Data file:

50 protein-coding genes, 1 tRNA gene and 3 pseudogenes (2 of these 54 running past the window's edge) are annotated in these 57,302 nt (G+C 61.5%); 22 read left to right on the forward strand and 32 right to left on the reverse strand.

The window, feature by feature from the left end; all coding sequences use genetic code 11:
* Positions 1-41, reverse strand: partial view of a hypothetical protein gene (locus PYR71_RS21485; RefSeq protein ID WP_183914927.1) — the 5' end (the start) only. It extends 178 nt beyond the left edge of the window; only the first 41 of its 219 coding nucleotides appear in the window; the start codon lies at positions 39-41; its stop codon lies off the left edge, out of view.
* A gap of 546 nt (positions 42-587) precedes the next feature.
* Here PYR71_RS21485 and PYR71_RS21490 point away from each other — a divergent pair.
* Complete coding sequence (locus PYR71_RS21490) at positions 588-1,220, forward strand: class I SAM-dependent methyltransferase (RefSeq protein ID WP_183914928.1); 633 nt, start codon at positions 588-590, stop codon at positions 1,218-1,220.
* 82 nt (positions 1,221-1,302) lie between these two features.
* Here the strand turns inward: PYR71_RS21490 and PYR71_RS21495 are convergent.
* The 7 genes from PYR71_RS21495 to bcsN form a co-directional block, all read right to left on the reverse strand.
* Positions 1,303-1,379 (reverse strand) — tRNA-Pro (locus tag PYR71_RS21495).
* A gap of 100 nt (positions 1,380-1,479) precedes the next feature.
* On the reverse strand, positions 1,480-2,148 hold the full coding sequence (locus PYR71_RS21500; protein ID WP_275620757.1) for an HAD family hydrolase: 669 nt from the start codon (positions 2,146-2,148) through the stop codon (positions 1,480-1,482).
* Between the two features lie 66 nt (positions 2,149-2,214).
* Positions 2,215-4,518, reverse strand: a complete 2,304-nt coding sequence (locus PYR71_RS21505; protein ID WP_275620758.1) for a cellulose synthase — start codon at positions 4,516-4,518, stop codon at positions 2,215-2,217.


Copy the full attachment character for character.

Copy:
50 protein-coding genes, 1 tRNA gene and 3 pseudogenes (2 of these 54 running past the window's edge) are annotated in these 57,302 nt (G+C 61.5%); 22 read left to right on the forward strand and 32 right to left on the reverse strand.

The window, feature by feature from the left end; all coding sequences use genetic code 11:
* Positions 1-41, reverse strand: partial view of a hypothetical protein gene (locus PYR71_RS21485; RefSeq protein ID WP_183914927.1) — the 5' end (the start) only. It extends 178 nt beyond the left edge of the window; only the first 41 of its 219 coding nucleotides appear in the window; the start codon lies at positions 39-41; its stop codon lies off the left edge, out of view.
* A gap of 546 nt (positions 42-587) precedes the next feature.
* Here PYR71_RS21485 and PYR71_RS21490 point away from each other — a divergent pair.
* Complete coding sequence (locus PYR71_RS21490) at positions 588-1,220, forward strand: class I SAM-dependent methyltransferase (RefSeq protein ID WP_183914928.1); 633 nt, start codon at positions 588-590, stop codon at positions 1,218-1,220.
* 82 nt (positions 1,221-1,302) lie between these two features.
* Here the strand turns inward: PYR71_RS21490 and PYR71_RS21495 are convergent.
* The 7 genes from PYR71_RS21495 to bcsN form a co-directional block, all read right to left on the reverse strand.
* Positions 1,303-1,379 (reverse strand) — tRNA-Pro (locus tag PYR71_RS21495).
* A gap of 100 nt (positions 1,380-1,479) precedes the next feature.
* On the reverse strand, positions 1,480-2,148 hold the full coding sequence (locus PYR71_RS21500; protein ID WP_275620757.1) for an HAD family hydrolase: 669 nt from the start codon (positions 2,146-2,148) through the stop codon (positions 1,480-1,482).
* Between the two features lie 66 nt (positions 2,149-2,214).
* Positions 2,215-4,518, reverse strand: a complete 2,304-nt coding sequence (locus PYR71_RS21505; protein ID WP_275620758.1) for a cellulose synthase — start codon at positions 4,516-4,518, stop codon at positions 2,215-2,217.